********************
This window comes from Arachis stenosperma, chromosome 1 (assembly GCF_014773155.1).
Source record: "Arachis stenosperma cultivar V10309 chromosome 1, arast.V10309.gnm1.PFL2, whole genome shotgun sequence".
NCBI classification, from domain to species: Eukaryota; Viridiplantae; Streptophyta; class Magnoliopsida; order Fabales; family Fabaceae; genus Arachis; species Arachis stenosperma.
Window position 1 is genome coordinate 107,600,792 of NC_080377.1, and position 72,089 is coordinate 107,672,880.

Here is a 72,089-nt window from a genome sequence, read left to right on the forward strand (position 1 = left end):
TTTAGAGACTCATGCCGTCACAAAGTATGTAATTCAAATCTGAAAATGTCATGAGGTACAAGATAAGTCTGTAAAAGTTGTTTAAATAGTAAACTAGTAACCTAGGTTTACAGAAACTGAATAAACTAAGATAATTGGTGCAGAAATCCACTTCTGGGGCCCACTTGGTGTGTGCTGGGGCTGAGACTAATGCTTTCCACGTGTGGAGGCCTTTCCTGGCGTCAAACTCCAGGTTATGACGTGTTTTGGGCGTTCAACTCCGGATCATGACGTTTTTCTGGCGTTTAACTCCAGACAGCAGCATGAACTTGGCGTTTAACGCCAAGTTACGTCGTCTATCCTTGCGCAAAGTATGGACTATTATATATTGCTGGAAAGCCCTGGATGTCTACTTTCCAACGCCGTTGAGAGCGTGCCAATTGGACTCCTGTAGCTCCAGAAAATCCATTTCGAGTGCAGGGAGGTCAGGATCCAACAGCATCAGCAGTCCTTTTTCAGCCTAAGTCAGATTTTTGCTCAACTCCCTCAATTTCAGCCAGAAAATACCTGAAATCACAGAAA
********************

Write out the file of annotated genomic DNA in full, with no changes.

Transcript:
This window comes from Arachis stenosperma, chromosome 1 (assembly GCF_014773155.1).
Source record: "Arachis stenosperma cultivar V10309 chromosome 1, arast.V10309.gnm1.PFL2, whole genome shotgun sequence".
NCBI classification, from domain to species: Eukaryota; Viridiplantae; Streptophyta; class Magnoliopsida; order Fabales; family Fabaceae; genus Arachis; species Arachis stenosperma.
Window position 1 is genome coordinate 107,600,792 of NC_080377.1, and position 72,089 is coordinate 107,672,880.

Here is a 72,089-nt window from a genome sequence, read left to right on the forward strand (position 1 = left end):
TTTAGAGACTCATGCCGTCACAAAGTATGTAATTCAAATCTGAAAATGTCATGAGGTACAAGATAAGTCTGTAAAAGTTGTTTAAATAGTAAACTAGTAACCTAGGTTTACAGAAACTGAATAAACTAAGATAATTGGTGCAGAAATCCACTTCTGGGGCCCACTTGGTGTGTGCTGGGGCTGAGACTAATGCTTTCCACGTGTGGAGGCCTTTCCTGGCGTCAAACTCCAGGTTATGACGTGTTTTGGGCGTTCAACTCCGGATCATGACGTTTTTCTGGCGTTTAACTCCAGACAGCAGCATGAACTTGGCGTTTAACGCCAAGTTACGTCGTCTATCCTTGCGCAAAGTATGGACTATTATATATTGCTGGAAAGCCCTGGATGTCTACTTTCCAACGCCGTTGAGAGCGTGCCAATTGGACTCCTGTAGCTCCAGAAAATCCATTTCGAGTGCAGGGAGGTCAGGATCCAACAGCATCAGCAGTCCTTTTTCAGCCTAAGTCAGATTTTTGCTCAACTCCCTCAATTTCAGCCAGAAAATACCTGAAATCACAGAAA